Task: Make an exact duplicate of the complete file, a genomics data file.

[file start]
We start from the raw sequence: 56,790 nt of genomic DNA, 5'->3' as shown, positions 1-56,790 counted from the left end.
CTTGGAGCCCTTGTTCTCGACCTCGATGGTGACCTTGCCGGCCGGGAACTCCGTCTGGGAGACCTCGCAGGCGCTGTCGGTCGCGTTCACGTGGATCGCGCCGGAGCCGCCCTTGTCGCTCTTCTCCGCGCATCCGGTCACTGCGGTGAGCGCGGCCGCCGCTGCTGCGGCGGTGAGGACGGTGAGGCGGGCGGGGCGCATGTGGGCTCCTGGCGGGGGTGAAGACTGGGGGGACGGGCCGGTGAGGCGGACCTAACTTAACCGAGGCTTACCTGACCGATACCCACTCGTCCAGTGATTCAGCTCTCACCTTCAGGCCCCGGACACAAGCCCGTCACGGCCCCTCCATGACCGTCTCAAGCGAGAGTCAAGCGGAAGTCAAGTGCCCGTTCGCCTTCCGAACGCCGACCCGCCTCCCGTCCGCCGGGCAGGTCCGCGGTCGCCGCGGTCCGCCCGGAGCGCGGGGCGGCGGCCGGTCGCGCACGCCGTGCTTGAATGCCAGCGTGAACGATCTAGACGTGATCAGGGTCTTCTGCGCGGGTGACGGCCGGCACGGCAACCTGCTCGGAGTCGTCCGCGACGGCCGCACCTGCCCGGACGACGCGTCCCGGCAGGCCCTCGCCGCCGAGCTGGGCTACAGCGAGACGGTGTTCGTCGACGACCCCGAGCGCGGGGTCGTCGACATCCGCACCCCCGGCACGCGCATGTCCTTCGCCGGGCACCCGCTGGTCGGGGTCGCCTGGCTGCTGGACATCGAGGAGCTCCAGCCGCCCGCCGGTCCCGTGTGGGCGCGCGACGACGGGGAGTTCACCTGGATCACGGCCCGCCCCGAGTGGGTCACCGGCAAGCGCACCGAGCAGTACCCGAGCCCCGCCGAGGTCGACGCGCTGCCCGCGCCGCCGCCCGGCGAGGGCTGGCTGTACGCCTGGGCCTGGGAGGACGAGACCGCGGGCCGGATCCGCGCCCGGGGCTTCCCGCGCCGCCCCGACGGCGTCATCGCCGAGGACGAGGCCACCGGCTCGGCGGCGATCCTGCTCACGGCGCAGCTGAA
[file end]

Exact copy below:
We start from the raw sequence: 56,790 nt of genomic DNA, 5'->3' as shown, positions 1-56,790 counted from the left end.
CTTGGAGCCCTTGTTCTCGACCTCGATGGTGACCTTGCCGGCCGGGAACTCCGTCTGGGAGACCTCGCAGGCGCTGTCGGTCGCGTTCACGTGGATCGCGCCGGAGCCGCCCTTGTCGCTCTTCTCCGCGCATCCGGTCACTGCGGTGAGCGCGGCCGCCGCTGCTGCGGCGGTGAGGACGGTGAGGCGGGCGGGGCGCATGTGGGCTCCTGGCGGGGGTGAAGACTGGGGGGACGGGCCGGTGAGGCGGACCTAACTTAACCGAGGCTTACCTGACCGATACCCACTCGTCCAGTGATTCAGCTCTCACCTTCAGGCCCCGGACACAAGCCCGTCACGGCCCCTCCATGACCGTCTCAAGCGAGAGTCAAGCGGAAGTCAAGTGCCCGTTCGCCTTCCGAACGCCGACCCGCCTCCCGTCCGCCGGGCAGGTCCGCGGTCGCCGCGGTCCGCCCGGAGCGCGGGGCGGCGGCCGGTCGCGCACGCCGTGCTTGAATGCCAGCGTGAACGATCTAGACGTGATCAGGGTCTTCTGCGCGGGTGACGGCCGGCACGGCAACCTGCTCGGAGTCGTCCGCGACGGCCGCACCTGCCCGGACGACGCGTCCCGGCAGGCCCTCGCCGCCGAGCTGGGCTACAGCGAGACGGTGTTCGTCGACGACCCCGAGCGCGGGGTCGTCGACATCCGCACCCCCGGCACGCGCATGTCCTTCGCCGGGCACCCGCTGGTCGGGGTCGCCTGGCTGCTGGACATCGAGGAGCTCCAGCCGCCCGCCGGTCCCGTGTGGGCGCGCGACGACGGGGAGTTCACCTGGATCACGGCCCGCCCCGAGTGGGTCACCGGCAAGCGCACCGAGCAGTACCCGAGCCCCGCCGAGGTCGACGCGCTGCCCGCGCCGCCGCCCGGCGAGGGCTGGCTGTACGCCTGGGCCTGGGAGGACGAGACCGCGGGCCGGATCCGCGCCCGGGGCTTCCCGCGCCGCCCCGACGGCGTCATCGCCGAGGACGAGGCCACCGGCTCGGCGGCGATCCTGCTCACGGCGCAGCTGAA